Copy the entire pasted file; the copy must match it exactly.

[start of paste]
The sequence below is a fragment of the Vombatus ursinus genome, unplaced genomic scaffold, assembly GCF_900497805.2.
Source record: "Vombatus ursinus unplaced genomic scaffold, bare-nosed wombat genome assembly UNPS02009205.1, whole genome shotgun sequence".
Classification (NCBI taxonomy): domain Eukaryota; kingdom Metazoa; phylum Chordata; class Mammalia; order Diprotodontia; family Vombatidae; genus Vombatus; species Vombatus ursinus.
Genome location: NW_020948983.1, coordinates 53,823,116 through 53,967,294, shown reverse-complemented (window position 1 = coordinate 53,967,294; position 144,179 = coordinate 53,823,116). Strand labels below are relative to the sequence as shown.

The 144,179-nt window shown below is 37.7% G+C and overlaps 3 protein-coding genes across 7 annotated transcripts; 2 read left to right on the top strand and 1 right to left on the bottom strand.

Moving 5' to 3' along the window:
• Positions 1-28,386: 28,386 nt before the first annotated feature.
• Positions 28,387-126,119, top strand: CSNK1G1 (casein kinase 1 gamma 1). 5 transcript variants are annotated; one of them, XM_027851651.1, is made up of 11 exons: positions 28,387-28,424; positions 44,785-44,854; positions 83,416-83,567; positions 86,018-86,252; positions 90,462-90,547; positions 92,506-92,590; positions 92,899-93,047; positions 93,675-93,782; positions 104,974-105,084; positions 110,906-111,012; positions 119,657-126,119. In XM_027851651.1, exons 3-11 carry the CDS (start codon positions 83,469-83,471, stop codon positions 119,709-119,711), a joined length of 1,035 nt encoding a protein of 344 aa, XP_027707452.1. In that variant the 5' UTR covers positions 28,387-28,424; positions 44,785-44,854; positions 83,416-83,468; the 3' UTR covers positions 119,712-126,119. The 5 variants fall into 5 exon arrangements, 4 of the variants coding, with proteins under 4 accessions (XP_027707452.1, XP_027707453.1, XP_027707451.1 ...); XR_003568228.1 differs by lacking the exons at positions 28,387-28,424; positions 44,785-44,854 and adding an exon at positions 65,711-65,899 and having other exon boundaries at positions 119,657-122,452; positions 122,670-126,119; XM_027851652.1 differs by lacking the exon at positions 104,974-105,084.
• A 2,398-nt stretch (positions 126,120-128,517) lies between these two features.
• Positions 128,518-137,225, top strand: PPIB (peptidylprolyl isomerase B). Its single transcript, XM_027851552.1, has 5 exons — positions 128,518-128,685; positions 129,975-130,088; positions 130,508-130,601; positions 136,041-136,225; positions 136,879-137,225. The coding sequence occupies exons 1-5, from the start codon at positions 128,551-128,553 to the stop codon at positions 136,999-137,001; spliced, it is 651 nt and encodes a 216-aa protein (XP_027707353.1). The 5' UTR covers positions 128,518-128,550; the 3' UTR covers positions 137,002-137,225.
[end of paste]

The sequence below is a fragment of the Vombatus ursinus genome, unplaced genomic scaffold, assembly GCF_900497805.2.
Source record: "Vombatus ursinus unplaced genomic scaffold, bare-nosed wombat genome assembly UNPS02009205.1, whole genome shotgun sequence".
Classification (NCBI taxonomy): domain Eukaryota; kingdom Metazoa; phylum Chordata; class Mammalia; order Diprotodontia; family Vombatidae; genus Vombatus; species Vombatus ursinus.
Genome location: NW_020948983.1, coordinates 53,823,116 through 53,967,294, shown reverse-complemented (window position 1 = coordinate 53,967,294; position 144,179 = coordinate 53,823,116). Strand labels below are relative to the sequence as shown.

The 144,179-nt window shown below is 37.7% G+C and overlaps 3 protein-coding genes across 7 annotated transcripts; 2 read left to right on the top strand and 1 right to left on the bottom strand.

Moving 5' to 3' along the window:
• Positions 1-28,386: 28,386 nt before the first annotated feature.
• Positions 28,387-126,119, top strand: CSNK1G1 (casein kinase 1 gamma 1). 5 transcript variants are annotated; one of them, XM_027851651.1, is made up of 11 exons: positions 28,387-28,424; positions 44,785-44,854; positions 83,416-83,567; positions 86,018-86,252; positions 90,462-90,547; positions 92,506-92,590; positions 92,899-93,047; positions 93,675-93,782; positions 104,974-105,084; positions 110,906-111,012; positions 119,657-126,119. In XM_027851651.1, exons 3-11 carry the CDS (start codon positions 83,469-83,471, stop codon positions 119,709-119,711), a joined length of 1,035 nt encoding a protein of 344 aa, XP_027707452.1. In that variant the 5' UTR covers positions 28,387-28,424; positions 44,785-44,854; positions 83,416-83,468; the 3' UTR covers positions 119,712-126,119. The 5 variants fall into 5 exon arrangements, 4 of the variants coding, with proteins under 4 accessions (XP_027707452.1, XP_027707453.1, XP_027707451.1 ...); XR_003568228.1 differs by lacking the exons at positions 28,387-28,424; positions 44,785-44,854 and adding an exon at positions 65,711-65,899 and having other exon boundaries at positions 119,657-122,452; positions 122,670-126,119; XM_027851652.1 differs by lacking the exon at positions 104,974-105,084.
• A 2,398-nt stretch (positions 126,120-128,517) lies between these two features.
• Positions 128,518-137,225, top strand: PPIB (peptidylprolyl isomerase B). Its single transcript, XM_027851552.1, has 5 exons — positions 128,518-128,685; positions 129,975-130,088; positions 130,508-130,601; positions 136,041-136,225; positions 136,879-137,225. The coding sequence occupies exons 1-5, from the start codon at positions 128,551-128,553 to the stop codon at positions 136,999-137,001; spliced, it is 651 nt and encodes a 216-aa protein (XP_027707353.1). The 5' UTR covers positions 128,518-128,550; the 3' UTR covers positions 137,002-137,225.